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Race to Recovery

Tourism

THE first stage of the Tour Down Under began in South Australia today. Professional cyclists from thirty countries are racing over 800 kilometres across five days of challenging events. The world is watching.

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THE first stage of the Tour Down Under began in South Australia today. Professional cyclists from thirty countries are racing over 800 kilometres across five days of challenging events. The world is watching.

Stage 1 has brought riders in to the heart of the region that, less than three weeks ago, was the centre of an out of control inferno.

Local residents and businesses are hoping that the broadcast will shine a light on the good work by volunteers during the Adelaide northeastern fires – and show the need for supporting the region going forward.

Paul Clark of Kersbrook Hill Wines and Cider witnessed the fire firsthand. The blaze started to approach his property on Friday, January 2. By Saturday, his vineyard was burning.

“I saw hundred foot trees exploding before my eyes. They were there one minute and they'd just explode like a bomb,” Clark says.

“You don't realise the power of it unless you've been in there. You read about it in the media and see it on the news. To me it's like going to a rock concert and the lightshow is spectacular. You see it on TV and it looks a bit ho-hum, it doesn't pick it up for some reason. It's the same – the fire on TV looks about 1/10th what it does when you see it up close. It's just unreal.”

Just hours earlier, he was entertaining a group of tourists visiting the winery. His family and guests had evacuated, but Clark stayed behind to walk a pair of ponies to a staging point in the nearby town of Kersbrook, which lies around thirty kilometres from the centre of South Australia's capital, Adelaide.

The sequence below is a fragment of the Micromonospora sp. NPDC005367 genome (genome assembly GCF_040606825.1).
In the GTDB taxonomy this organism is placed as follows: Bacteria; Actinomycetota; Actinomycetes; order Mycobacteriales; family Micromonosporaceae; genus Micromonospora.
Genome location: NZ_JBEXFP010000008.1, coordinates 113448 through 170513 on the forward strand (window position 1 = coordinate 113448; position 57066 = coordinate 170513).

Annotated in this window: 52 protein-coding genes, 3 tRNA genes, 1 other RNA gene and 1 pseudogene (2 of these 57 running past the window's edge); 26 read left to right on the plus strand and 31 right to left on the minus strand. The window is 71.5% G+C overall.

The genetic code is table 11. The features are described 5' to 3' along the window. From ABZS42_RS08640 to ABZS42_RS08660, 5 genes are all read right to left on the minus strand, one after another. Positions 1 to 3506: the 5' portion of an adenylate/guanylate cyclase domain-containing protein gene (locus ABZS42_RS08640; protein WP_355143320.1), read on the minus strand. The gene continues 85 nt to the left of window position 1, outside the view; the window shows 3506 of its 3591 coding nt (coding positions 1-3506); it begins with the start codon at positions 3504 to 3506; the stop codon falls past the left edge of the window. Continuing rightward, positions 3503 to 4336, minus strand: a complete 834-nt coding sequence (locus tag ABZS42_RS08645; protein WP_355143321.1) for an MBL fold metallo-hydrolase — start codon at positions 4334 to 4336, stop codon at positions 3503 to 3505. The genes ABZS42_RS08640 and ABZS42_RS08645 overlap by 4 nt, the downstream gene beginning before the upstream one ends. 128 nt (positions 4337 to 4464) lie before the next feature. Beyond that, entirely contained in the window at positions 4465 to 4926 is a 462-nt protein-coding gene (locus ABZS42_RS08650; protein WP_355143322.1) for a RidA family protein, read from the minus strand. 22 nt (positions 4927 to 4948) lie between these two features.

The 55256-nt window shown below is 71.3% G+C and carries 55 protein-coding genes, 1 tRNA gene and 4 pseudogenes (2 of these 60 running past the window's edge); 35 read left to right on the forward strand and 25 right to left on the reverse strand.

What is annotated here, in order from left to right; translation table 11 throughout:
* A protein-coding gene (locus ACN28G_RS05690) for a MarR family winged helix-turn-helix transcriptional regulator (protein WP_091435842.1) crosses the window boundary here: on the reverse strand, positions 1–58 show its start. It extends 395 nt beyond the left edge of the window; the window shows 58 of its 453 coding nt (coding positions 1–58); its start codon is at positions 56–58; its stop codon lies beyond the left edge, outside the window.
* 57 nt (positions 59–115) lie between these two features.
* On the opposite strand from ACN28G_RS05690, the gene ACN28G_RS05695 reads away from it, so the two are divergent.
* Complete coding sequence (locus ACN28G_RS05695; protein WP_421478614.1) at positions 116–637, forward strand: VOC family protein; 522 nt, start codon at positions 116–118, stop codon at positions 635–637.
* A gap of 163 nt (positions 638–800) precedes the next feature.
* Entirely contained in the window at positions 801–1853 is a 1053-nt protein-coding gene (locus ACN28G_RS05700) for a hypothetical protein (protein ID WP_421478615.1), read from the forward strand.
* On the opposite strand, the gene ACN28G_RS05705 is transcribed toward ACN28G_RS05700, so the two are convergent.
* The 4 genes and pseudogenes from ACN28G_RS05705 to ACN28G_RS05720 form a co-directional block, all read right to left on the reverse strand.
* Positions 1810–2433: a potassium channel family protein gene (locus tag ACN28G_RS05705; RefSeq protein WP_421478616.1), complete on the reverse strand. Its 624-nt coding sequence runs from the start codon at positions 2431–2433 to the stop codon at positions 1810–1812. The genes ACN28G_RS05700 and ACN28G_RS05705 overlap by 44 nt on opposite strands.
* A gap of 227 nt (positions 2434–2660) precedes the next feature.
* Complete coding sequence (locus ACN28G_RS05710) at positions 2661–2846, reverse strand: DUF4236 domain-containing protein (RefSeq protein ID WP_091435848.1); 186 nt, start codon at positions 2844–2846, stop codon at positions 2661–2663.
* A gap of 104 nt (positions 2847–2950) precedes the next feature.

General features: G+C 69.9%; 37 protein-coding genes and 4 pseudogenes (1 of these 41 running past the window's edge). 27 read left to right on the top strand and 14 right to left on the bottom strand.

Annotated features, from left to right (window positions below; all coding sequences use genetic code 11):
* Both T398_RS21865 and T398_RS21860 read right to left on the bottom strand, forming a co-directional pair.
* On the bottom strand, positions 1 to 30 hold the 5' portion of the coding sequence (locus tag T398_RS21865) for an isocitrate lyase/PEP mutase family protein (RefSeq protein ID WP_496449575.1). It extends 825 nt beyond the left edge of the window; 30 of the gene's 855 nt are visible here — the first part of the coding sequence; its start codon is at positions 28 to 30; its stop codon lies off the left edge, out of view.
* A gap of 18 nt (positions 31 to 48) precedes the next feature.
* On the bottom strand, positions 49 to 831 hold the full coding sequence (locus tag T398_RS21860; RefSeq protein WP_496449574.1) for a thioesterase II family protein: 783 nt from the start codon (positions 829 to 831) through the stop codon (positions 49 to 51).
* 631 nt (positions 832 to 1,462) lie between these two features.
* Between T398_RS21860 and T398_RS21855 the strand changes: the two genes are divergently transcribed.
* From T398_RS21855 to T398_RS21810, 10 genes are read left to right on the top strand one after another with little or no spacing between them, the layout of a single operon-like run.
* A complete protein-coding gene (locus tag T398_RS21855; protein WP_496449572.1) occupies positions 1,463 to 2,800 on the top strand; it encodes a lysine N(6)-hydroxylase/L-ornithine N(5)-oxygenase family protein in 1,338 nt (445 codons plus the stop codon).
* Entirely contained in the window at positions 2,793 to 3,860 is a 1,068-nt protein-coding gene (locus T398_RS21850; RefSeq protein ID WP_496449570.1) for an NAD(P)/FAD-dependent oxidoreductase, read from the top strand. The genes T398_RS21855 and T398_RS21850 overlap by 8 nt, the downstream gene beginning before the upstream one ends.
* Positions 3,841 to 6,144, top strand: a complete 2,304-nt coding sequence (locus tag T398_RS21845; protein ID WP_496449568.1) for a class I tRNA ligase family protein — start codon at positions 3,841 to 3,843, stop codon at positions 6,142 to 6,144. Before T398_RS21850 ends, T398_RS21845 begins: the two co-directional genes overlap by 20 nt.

Unable to find a way to evacuate the animals, he walked them back to the Kersbrook Wine cellar door, deciding to stay. The cellar door stands on a main road, in case he needed to quickly leave.

I saw hundred foot trees exploding before my eyes.

“I slept on the concrete floor, which wasn't the most comfortable sleep I've ever had. Bear in mind the heat was unbelievable. It was forty degrees anyway, but the heat off the fire was really hot. And the concrete floor was really cold. It was a strange sensation really.”

Setting an alarm for every hour, Clark would wake up and check the progress of the fire.

“Around 5am, it looked like it wasn't there anymore. There was just eerie smoke and no sound. I walked down in to the paddock and looked further south and of course it had moved through Golden Grove and Chain of Ponds and it was horrendous,” Clark says.

A police officer nearby told Clark to leave, so he went to the top of Checker Hill – one of the spots the Tour Down Under raced past this morning – and watched.

“From then until 9 I watched our property burn. It wasn't much fun. I had a couple whose house had burnt sitting with me. They were decidedly brave all things considered.”

Clark left the area as the fire began to chase them up Checker Hill, joining his family who had evacuated.

The fire continued to spread through the Adelaide Hills. The Country Fire Service (CFS), local brigades of volunteer firefighters, took on the task of protecting homes and properties.